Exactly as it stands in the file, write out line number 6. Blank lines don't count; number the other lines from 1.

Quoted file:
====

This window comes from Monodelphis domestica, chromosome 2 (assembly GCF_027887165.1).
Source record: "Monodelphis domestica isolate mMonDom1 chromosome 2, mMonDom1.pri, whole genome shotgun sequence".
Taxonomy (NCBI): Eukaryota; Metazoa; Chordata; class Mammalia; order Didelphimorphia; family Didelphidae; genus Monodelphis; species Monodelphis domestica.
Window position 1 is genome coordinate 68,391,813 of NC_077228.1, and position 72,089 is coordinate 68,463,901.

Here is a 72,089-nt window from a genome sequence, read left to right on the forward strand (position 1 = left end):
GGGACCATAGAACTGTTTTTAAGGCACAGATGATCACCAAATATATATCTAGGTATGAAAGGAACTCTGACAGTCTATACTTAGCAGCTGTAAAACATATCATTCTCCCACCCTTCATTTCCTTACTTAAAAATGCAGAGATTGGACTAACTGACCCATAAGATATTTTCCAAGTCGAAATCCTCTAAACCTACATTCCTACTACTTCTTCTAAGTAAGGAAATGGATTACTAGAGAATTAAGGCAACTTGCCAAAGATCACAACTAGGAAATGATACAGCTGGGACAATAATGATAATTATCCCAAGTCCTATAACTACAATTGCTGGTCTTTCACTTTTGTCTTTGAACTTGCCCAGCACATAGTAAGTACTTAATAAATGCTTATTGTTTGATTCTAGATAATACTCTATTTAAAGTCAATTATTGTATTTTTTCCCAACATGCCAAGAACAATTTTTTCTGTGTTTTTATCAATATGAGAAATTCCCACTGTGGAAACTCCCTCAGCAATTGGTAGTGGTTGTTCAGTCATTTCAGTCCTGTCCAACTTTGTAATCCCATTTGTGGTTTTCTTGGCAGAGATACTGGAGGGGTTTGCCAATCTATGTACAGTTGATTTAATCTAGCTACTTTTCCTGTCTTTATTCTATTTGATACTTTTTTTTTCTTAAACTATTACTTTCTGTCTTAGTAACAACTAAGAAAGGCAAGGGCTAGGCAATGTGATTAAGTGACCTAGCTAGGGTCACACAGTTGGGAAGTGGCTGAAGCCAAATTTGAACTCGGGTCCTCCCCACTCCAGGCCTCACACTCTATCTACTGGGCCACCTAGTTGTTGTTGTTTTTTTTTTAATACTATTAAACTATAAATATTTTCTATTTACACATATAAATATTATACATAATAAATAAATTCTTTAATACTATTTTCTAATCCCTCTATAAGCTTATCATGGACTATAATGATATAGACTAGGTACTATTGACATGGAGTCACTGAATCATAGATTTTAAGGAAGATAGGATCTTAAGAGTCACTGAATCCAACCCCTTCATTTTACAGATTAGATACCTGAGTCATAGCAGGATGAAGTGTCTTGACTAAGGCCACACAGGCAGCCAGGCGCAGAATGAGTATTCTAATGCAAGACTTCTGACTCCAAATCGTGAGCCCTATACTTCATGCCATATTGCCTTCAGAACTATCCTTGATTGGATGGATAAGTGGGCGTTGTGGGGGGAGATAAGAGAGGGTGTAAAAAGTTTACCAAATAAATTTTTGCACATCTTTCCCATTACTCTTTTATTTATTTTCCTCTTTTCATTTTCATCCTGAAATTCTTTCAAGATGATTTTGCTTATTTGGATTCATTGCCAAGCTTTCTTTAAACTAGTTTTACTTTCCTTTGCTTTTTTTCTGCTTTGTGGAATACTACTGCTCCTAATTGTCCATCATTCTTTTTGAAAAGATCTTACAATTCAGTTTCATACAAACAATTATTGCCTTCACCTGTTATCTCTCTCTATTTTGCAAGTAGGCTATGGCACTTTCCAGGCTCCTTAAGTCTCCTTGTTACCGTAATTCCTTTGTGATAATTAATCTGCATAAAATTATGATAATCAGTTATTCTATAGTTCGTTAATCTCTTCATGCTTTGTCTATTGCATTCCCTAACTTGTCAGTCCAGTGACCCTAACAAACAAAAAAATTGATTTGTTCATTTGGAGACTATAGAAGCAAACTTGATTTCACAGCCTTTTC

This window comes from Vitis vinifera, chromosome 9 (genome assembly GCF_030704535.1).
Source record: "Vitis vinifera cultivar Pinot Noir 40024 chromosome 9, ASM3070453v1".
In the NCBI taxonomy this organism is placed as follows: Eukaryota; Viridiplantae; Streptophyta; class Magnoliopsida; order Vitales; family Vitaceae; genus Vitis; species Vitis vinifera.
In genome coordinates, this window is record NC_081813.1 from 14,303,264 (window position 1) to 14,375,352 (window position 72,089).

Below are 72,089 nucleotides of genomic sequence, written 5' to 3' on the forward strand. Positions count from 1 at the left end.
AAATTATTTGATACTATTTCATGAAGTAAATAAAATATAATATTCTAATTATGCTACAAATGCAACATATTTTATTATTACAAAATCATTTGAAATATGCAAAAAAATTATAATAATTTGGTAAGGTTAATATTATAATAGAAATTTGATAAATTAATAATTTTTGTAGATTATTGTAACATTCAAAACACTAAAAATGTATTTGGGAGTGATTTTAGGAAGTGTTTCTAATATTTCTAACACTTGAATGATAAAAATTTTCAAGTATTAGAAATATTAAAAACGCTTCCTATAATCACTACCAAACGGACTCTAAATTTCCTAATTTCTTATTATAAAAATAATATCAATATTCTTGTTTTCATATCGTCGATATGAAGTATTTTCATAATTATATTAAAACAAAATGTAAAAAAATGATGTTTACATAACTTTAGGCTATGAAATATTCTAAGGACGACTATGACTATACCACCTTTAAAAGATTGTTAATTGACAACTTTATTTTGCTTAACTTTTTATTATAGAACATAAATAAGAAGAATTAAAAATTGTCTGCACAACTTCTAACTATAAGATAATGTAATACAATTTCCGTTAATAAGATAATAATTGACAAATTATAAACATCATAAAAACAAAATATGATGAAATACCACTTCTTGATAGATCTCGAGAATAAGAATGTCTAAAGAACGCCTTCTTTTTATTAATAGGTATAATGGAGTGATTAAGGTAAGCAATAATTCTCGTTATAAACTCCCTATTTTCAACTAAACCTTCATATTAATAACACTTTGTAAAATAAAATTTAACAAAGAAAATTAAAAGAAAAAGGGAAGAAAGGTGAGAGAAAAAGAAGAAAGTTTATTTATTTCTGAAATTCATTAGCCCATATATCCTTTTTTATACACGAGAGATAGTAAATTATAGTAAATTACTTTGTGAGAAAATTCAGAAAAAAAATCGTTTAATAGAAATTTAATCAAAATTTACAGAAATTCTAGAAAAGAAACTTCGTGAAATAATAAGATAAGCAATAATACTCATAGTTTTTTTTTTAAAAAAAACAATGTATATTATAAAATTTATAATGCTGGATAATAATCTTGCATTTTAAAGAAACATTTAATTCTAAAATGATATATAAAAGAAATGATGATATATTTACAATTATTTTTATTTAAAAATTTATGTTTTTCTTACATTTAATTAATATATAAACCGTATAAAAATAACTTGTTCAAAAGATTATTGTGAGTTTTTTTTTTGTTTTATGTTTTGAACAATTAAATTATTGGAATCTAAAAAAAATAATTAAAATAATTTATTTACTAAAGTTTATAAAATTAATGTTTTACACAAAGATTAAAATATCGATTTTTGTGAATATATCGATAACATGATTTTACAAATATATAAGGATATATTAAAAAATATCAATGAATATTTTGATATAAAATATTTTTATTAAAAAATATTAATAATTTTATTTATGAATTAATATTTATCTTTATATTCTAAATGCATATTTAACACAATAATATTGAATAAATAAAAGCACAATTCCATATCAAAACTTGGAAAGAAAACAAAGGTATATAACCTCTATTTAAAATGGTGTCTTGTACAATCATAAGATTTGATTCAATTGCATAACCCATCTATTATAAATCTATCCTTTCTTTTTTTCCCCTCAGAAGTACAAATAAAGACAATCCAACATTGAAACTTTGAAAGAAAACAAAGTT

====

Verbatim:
GGGACCATAGAACTGTTTTTAAGGCACAGATGATCACCAAATATATATCTAGGTATGAAAGGAACTCTGACAGTCTATACTTAGCAGCTGTAAAACATATCATTCTCCCACCCTTCATTTCCTTACTTAAAAATGCAGAGATTGGACTAACTGACCCATAAGATATTTTCCAAGTCGAAATCCTCTAAACCTACATTCCTACTACTTCTTCTAAGTAAGGAAATGGATTACTAGAGAATTAAGGCAACTTGCCAAAGATCACAACTAGGAAATGATACAGCTGGGACAATAATGATAATTATCCCAAGTCCTATAACTACAATTGCTGGTCTTTCACTTTTGTCTTTGAACTTGCCCAGCACATAGTAAGTACTTAATAAATGCTTATTGTTTGATTCTAGATAATACTCTATTTAAAGTCAATTATTGTATTTTTTCCCAACATGCCAAGAACAATTTTTTCTGTGTTTTTATCAATATGAGAAATTCCCACTGTGGAAACTCCCTCAGCAATTGGTAGTGGTTGTTCAGTCATTTCAGTCCTGTCCAACTTTGTAATCCCATTTGTGGTTTTCTTGGCAGAGATACTGGAGGGGTTTGCCAATCTATGTACAGTTGATTTAATCTAGCTACTTTTCCTGTCTTTATTCTATTTGATACTTTTTTTTTCTTAAACTATTACTTTCTGTCTTAGTAACAACTAAGAAAGGCAAGGGCTAGGCAATGTGATTAAGTGACCTAGCTAGGGTCACACAGTTGGGAAGTGGCTGAAGCCAAATTTGAACTCGGGTCCTCCCCACTCCAGGCCTCACACTCTATCTACTGGGCCACCTAGTTGTTGTTGTTTTTTTTTTAATACTATTAAACTATAAATATTTTCTATTTACACATATAAATATTATACATAATAAATAAATTCTTTAATACTATTTTCTAATCCCTCTATAAGCTTATCATGGACTATAATGATATAGACTAGGTACTATTGACATGGAGTCACTGAATCATAGATTTTAAGGAAGATAGGATCTTAAGAGTCACTGAATCCAACCCCTTCATTTTACAGATTAGATACCTGAGTCATAGCAGGATGAAGTGTCTTGACTAAGGCCACACAGGCAGCCAGGCGCAGAATGAGTATTCTAATGCAAGACTTCTGACTCCAAATCGTGAGCCCTATACTTCATGCCATATTGCCTTCAGAACTATCCTTGATTGGATGGATAAGTGGGCGTTGTGGGGGGAGATAAGAGAGGGTGTAAAAAGTTTACCAAATAAATTTTTGCACATCTTTCCCATTACTCTTTTATTTATTTTCCTCTTTTCATTTTCATCCTGAAATTCTTTCAAGATGATTTTGCTTATTTGGATTCATTGCCAAGCTTTCTTTAAACTAGTTTTACTTTCCTTTGCTTTTTTTCTGCTTTGTGGAATACTACTGCTCCTAATTGTCCATCATTCTTTTTGAAAAGATCTTACAATTCAGTTTCATACAAACAATTATTGCCTTCACCTGTTATCTCTCTCTATTTTGCAAGTAGGCTATGGCACTTTCCAGGCTCCTTAAGTCTCCTTGTTACCGTAATTCCTTTGTGATAATTAATCTGCATAAAATTATGATAATCAGTTATTCTATAGTTCGTTAATCTCTTCATGCTTTGTCTATTGCATTCCCTAACTTGTCAGTCCAGTGACCCTAACAAACAAAAAAATTGATTTGTTCATTTGGAGACTATAGAAGCAAACTTGATTTCACAGCCTTTTC